Have you noticed that you don’t eat and sleep the same way you did when you were 25? Remember when you could eat four large slices of pizza and sleep all night? Not anymore. If you ate four large slices of pizza tonight, you would be up all night, not wrestling with God, like Jacob did in our Old Testament reading, but wrestling with heartburn and acid reflux!
And speaking of sleep, most would describe typical sleep as something more akin to Jacob’s restless vision than sleeping like a rock! Then there are the aches and pains. Muscles, bones, and joints change over the years. Most of us have at least one hip joint in common with Jacob’s sore and swollen hip after a night of wrestling with God.
Another thing I have noticed is how my name keeps changing, not just married names that we pick up and drop over a lifetime. I am talking about what we are actually called. When you’re a kid, it’s your first name or a nickname or a variation unique to your family; ‘Lindy ,’ not the Linda your teacher would use. Then titles get added, Ms., Mrs., Dr., Mr. Then you take on new names like Mom, Dad, Aunt, Uncle, Grandmother, Grandfather, ~ names that mark us by context, relationship, and generation.
Our Old Testament reading today gives us an allegory for aging and a perspective on change in our life in faith. In Genesis, we see Jacob on his journey back home. He comes to a river. He sends on his wives, servants, employees, possessions, all of his earthly accomplishments, all of his earthly gain, all of his professional and business pursuits. All go to the other side of the river and Jacob is left to spend the night alone.
He doesn’t sleep well. God comes to him in the form of a man and they wrestle through the night. There’s not a lot of conversation. It’s a guy thing. It’s a fight, a struggle. At the end of the night, Jacob refuses to let go of his opponent, demanding, ‘I want your blessing.’ And God gives it to him.
In the morning light, with God’s blessing, Jacob’s life was changed. He had a new name and a new position in life. He was to become a messenger of God, and would be named Israel, patriarch, forefather of King David and God’s own son. And he had a limp.
Like Jacob, we are on a journey home, a life journey that takes us ultimately to our home in the arms of Jesus. In the meantime we work to build a place for ourselves on earth, a community, a family, a way of life and vocation, a legacy. Then something happens to bring us face to face with our mortality. It may be a dramatic moment like Jacob’s, or an illness, a disability, or the loss of a loved one. It may be gradual, like having another birthday that compels us to consider the subtle and not so subtle changes of aging. Whatever it is, when it happens it is a long and lonely night when we stand naked, unprotected by the status and accoutrements of life. We are exposed before Him. We stand alone in our struggle with God, to learn who we are to become and the message we are to carry. Morning will come and we will go into the day with God’s blessing even if we are limping on our way. That’s what happened to Jacob and that is what happens to us.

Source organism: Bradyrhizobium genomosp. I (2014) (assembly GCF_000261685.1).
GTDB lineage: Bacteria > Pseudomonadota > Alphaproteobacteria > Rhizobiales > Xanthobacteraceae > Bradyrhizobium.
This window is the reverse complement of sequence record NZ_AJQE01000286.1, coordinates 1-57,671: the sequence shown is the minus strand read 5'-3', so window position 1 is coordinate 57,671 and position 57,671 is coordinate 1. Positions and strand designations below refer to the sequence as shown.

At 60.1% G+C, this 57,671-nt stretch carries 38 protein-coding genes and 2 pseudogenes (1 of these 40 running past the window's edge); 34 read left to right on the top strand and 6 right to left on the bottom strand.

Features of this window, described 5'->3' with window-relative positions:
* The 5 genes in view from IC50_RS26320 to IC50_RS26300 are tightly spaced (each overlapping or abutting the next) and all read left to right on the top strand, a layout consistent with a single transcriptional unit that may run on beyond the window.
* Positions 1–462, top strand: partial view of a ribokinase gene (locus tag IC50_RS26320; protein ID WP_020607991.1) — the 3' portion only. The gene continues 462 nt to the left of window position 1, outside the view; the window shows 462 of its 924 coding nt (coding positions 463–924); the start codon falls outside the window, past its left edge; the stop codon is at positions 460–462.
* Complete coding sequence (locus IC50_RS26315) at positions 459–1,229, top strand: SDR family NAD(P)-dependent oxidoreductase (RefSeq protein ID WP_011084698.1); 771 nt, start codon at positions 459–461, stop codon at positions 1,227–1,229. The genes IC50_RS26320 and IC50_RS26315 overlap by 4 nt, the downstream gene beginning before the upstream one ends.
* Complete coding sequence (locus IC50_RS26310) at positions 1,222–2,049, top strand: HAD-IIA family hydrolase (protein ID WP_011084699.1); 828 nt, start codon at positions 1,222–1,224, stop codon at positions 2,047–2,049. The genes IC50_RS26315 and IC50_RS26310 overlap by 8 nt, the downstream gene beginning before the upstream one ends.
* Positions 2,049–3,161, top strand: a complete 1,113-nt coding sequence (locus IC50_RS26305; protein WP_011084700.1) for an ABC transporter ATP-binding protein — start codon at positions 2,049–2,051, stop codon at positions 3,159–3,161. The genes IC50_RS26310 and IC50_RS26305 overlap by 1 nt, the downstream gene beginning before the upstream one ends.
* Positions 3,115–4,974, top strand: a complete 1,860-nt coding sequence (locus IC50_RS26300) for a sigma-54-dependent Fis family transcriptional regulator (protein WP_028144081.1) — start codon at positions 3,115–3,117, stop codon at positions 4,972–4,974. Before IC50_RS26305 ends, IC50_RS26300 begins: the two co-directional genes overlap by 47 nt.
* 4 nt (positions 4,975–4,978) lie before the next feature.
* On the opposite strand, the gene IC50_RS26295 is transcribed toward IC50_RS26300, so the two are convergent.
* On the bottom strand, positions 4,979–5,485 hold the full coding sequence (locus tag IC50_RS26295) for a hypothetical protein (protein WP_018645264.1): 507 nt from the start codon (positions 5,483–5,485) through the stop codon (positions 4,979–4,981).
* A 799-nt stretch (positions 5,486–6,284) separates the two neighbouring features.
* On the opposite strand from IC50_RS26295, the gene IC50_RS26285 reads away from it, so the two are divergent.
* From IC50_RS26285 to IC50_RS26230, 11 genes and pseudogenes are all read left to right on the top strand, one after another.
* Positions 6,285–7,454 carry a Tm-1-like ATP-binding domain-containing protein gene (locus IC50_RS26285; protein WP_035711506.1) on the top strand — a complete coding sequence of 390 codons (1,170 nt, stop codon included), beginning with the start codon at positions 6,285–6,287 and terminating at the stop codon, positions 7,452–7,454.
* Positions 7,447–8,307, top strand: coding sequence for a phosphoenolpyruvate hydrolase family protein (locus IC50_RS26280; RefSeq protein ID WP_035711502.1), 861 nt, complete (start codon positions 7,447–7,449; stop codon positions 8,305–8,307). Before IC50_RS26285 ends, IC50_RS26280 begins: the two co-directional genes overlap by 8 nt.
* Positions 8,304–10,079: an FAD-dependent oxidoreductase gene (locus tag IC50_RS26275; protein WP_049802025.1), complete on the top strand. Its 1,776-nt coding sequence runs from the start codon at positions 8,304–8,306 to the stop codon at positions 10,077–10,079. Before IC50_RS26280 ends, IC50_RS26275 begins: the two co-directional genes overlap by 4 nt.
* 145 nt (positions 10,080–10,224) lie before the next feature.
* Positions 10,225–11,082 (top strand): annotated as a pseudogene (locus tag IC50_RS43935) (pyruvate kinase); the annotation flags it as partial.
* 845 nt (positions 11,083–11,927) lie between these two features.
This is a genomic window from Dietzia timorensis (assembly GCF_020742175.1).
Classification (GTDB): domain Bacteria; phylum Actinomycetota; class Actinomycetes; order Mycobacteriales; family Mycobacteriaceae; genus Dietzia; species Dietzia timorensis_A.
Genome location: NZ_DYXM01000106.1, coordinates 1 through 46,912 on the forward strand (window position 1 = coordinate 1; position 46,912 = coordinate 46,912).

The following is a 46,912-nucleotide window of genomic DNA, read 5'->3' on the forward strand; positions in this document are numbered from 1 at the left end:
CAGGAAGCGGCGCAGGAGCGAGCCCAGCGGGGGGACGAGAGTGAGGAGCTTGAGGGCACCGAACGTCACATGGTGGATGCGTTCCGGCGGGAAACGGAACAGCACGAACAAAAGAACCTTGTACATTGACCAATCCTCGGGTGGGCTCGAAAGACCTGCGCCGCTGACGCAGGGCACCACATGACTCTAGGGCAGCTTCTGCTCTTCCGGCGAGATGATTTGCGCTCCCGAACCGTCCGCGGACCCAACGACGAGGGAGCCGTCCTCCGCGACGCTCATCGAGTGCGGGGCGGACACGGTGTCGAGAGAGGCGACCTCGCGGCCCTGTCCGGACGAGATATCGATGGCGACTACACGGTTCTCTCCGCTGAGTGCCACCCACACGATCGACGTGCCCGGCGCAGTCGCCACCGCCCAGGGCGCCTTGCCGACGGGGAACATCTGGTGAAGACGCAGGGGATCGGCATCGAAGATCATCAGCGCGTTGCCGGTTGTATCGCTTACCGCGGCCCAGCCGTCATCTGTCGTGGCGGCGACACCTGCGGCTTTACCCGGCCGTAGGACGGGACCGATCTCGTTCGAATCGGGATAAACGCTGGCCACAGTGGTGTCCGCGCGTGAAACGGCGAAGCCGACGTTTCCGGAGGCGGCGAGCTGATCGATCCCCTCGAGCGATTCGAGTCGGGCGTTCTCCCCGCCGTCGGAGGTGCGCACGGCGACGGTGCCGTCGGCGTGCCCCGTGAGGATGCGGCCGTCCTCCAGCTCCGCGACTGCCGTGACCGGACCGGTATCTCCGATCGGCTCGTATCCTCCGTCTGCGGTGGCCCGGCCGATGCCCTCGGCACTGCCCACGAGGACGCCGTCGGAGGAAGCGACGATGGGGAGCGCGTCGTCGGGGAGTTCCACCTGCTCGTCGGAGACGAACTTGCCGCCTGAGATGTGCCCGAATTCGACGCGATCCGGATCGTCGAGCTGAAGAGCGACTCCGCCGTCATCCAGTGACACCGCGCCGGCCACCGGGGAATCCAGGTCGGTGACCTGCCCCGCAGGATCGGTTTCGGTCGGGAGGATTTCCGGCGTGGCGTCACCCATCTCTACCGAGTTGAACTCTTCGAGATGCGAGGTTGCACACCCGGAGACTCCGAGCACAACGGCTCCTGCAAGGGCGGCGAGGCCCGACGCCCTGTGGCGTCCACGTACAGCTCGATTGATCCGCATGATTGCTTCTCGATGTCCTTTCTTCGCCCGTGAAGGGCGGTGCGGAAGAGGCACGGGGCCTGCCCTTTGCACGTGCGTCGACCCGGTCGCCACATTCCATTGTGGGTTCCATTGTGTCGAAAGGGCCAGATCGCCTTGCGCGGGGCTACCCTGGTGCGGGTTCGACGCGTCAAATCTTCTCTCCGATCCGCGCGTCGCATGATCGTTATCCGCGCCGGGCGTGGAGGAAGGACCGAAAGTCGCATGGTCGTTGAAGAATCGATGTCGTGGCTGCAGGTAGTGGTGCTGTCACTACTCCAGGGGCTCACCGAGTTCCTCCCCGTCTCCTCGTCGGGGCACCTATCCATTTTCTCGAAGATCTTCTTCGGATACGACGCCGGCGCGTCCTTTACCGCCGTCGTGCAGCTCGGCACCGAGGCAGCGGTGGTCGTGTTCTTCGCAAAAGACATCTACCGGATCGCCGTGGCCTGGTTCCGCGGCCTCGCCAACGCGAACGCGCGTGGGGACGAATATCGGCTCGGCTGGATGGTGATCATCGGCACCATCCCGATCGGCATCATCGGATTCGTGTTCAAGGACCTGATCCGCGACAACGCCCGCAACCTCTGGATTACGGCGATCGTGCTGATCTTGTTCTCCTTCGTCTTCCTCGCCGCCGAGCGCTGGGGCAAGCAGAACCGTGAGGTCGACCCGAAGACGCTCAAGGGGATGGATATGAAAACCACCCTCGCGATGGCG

I have to admit that I like the “Jacob walking with a limp” touch. I find it reassuring. Jacob did not walk away from his night of struggle unscathed. God’s blessing did not transform him into a new and perfect creation. No, God sent him back to his community marked by the struggle, limping and sore. I can relate to that. When we are lucky enough to get this old, most of us walk with a limp. Obviously, God does not need us young, fit, and strong to do his work. He takes us as we are.
Take Paul for example. He was one of God’s most prolific messengers. He limped through beatings and imprisonments, while starting churches from Rome to Ephesus, and writing a host of letters we study even to this day. For example, in his letter to Timothy, Paul reminded his young protégé who it was who prepared him to be God’s messenger: his mother and grandmother. Timothy knew the sacred writings because of them. They taught him the word and the importance of proclaiming God’s message with persistence. Paul urged Timothy to follow their model, to convince, rebuke, and encourage with the utmost patience in teaching just like they did with him. To Paul’s way of thinking, these two women were messengers of God. Even Timothy’s grandmother did not get off the hook because she was a woman or because of her age. Timothy’s grandmother was God’s messenger and her message immortalized Timothy.